Many insurers offer discounts if a dash cam is fitted to the car but, this being PH, that isn't always the first thing that comes to mind - it can also be used to record some of those lovely roads you found by taking that wrong turn or filming those epic track day overtakes. We put the Nextbase 412GW up against the Thinkware F770 - two different packages that take video recording very seriously.
The 412GW, a plug-and-play camera by Nextbase is a portable and fairly small unit capable of recording in 1440p at 30 frames per second viewable on the LCD screen. It's fairly easy to set up straight out of the box by connecting the locking suction cup to the windscreen and letting the magnetic connector link up. The unit is noticeable under the rear-view mirror on the initial drive. However, after a few uses, it slowly gets lost in the peripheral vision and easily forgotten. The camera is more than capable of capturing the full view out front with little shake, no matter how hard your suspension set up may be.
Videos (recorded in two, three or five-minute intervals) are stamped with a GPS location and speed markers (which can be turned off) and can be saved either on the camera or via the app when connected to the camera's built-in Wi-Fi. Honestly, I only tried the photo option once and it works well if evidence of a crash needs to be captured, but in reality, most smartphones will do a better job.
On a few journeys, the camera decided to protect videos that didn't need protecting and at night the LED headlights on our test car (or the exposure settings, we're not sure) affected the camera's ability to capture number plates.
The F770, Thinkware's offering, only records in 1080p at 30 frames per second but it does have 'Super Night Vision' up its sleeve and the option to pair it with a rear camera. It never had the peripheral vision problem either, slotting neatly behind the rear-view mirror; however, it did need to be set up via the mobile app as the unit doesn't have a built-in screen. Through the mobile app, multiple options can be toggled including parking recording, Super Night Vision and sound recording.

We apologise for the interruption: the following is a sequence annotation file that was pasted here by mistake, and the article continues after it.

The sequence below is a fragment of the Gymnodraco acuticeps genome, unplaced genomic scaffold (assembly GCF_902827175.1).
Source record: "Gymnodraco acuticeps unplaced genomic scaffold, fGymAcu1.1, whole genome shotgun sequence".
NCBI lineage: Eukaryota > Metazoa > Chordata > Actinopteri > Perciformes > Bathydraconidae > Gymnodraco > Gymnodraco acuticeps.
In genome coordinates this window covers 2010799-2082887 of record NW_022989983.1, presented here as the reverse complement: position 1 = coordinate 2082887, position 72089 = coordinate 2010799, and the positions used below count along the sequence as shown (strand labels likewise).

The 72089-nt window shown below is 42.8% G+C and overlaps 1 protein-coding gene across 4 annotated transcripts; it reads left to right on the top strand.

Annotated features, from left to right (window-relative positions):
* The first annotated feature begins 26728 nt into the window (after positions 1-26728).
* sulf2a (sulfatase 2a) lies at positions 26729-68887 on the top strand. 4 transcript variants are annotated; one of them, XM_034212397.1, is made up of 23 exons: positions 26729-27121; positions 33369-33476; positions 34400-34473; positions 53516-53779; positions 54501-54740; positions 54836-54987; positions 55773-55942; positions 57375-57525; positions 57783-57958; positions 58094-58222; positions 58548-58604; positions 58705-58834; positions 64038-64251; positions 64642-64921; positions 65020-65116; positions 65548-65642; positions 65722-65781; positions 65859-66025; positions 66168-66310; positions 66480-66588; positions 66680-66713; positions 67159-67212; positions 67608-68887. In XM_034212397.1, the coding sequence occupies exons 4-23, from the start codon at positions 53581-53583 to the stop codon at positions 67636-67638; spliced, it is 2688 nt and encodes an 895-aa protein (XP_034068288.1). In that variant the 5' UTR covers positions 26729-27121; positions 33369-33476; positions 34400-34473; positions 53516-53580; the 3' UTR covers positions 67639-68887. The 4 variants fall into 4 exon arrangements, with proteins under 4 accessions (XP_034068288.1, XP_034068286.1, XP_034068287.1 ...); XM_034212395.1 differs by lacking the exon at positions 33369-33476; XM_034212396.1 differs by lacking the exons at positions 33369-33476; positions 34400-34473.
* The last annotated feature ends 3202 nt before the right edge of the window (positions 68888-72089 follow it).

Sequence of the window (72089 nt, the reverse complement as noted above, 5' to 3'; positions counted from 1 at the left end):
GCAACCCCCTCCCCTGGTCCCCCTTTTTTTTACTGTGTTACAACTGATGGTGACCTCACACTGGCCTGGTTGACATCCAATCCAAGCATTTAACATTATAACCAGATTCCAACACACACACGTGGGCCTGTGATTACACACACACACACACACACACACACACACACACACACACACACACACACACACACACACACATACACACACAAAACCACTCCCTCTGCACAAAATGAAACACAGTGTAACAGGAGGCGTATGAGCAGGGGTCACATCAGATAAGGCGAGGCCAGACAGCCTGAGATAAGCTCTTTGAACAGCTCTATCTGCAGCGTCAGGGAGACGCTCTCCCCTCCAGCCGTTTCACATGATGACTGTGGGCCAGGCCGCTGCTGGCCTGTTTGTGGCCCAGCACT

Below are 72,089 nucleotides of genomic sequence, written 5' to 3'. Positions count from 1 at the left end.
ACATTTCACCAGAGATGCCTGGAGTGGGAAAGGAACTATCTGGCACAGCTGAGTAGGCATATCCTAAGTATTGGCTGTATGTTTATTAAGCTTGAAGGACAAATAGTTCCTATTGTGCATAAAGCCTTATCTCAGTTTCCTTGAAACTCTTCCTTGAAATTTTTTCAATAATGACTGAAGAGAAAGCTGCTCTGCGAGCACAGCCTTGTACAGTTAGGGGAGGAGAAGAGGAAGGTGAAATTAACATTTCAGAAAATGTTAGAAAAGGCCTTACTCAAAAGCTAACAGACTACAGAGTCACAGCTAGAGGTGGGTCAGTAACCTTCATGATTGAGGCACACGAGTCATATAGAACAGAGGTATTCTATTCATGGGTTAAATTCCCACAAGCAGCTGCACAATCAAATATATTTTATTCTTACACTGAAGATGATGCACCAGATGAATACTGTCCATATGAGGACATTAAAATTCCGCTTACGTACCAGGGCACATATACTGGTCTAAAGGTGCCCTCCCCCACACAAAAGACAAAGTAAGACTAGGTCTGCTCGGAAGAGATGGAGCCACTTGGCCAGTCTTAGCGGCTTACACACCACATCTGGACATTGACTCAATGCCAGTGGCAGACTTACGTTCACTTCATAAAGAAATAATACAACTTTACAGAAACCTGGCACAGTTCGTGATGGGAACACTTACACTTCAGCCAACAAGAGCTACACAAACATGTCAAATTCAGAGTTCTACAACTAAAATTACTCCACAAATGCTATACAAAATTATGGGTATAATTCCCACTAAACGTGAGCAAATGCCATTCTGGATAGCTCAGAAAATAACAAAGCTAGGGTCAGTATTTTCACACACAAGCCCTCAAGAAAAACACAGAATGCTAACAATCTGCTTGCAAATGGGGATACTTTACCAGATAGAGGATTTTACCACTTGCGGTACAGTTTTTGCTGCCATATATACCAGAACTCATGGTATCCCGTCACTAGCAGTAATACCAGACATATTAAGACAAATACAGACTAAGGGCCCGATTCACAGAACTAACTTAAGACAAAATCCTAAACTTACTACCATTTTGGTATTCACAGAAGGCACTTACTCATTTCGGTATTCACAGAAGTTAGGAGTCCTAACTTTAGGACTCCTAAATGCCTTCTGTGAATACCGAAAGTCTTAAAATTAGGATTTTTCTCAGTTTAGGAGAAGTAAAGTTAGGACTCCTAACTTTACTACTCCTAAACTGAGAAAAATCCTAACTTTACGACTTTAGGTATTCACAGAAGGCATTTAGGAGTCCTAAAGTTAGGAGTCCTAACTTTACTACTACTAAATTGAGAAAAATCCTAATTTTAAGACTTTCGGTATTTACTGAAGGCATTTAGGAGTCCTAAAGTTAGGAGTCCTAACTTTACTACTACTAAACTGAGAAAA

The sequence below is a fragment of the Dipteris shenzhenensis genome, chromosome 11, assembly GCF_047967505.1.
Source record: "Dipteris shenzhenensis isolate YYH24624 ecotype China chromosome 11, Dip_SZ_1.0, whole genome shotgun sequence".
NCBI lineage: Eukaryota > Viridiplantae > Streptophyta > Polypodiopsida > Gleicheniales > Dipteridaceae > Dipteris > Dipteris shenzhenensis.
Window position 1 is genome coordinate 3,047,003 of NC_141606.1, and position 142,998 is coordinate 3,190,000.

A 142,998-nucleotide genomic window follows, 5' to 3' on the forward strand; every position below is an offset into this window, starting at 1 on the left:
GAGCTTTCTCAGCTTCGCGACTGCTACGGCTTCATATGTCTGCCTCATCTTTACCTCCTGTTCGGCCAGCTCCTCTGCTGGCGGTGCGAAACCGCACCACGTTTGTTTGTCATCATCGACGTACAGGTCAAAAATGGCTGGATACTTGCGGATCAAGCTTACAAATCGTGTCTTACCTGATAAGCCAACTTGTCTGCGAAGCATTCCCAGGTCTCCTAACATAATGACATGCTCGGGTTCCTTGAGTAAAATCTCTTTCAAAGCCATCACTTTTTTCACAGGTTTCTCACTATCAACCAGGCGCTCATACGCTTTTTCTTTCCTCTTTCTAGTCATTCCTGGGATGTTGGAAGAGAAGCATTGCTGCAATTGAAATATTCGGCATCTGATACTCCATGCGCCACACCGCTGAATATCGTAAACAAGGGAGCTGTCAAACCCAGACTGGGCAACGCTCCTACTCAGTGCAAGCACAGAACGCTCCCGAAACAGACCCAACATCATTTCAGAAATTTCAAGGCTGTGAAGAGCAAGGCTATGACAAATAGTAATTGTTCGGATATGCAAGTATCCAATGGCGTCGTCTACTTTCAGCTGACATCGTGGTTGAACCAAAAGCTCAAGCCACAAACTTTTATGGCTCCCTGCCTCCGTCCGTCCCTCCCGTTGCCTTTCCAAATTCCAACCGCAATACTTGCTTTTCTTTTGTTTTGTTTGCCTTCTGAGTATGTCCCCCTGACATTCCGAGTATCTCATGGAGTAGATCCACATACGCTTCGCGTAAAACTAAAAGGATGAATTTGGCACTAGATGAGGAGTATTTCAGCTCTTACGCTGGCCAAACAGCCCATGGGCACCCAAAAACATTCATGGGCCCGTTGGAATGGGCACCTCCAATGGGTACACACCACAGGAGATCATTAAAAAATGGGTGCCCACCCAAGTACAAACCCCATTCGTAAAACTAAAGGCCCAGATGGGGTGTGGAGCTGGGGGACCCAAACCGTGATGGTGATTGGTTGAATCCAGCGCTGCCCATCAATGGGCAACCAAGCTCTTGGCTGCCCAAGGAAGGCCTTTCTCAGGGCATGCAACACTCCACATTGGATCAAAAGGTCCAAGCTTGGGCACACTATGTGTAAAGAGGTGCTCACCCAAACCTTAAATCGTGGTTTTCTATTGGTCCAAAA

Video footage on the F770 is good when compared with other HD offerings but against the QuadHD the failings start to show. On the move, the camera alerts the driver of speed cameras with updated databases that can be downloaded for free. The camera also offers front collision pre-warnings, lane departure warnings and an alert when the driver ahead pulls away in stationary traffic. Small touches that make the journey a little easier. Using the desktop app, you can view your locations on Google Maps alongside the recordings to easily plot that next Dream Drive.
Both cameras have a 140-degree viewing angle and the ability to record incidents when the car is parked, helping catch those pesky car park scrape fiends. If your vehicle doesn't have all the gadgetry of a modern car and you want something extra from your dash cam, the Thinkware F770 should definitely be considered. Costing a little over £200, it brings the car into the 21st century but is let down slightly by its lesser recording ability. If all you are after is a dash cam though, peace of mind is provided by the £130 Nextbase 412GW.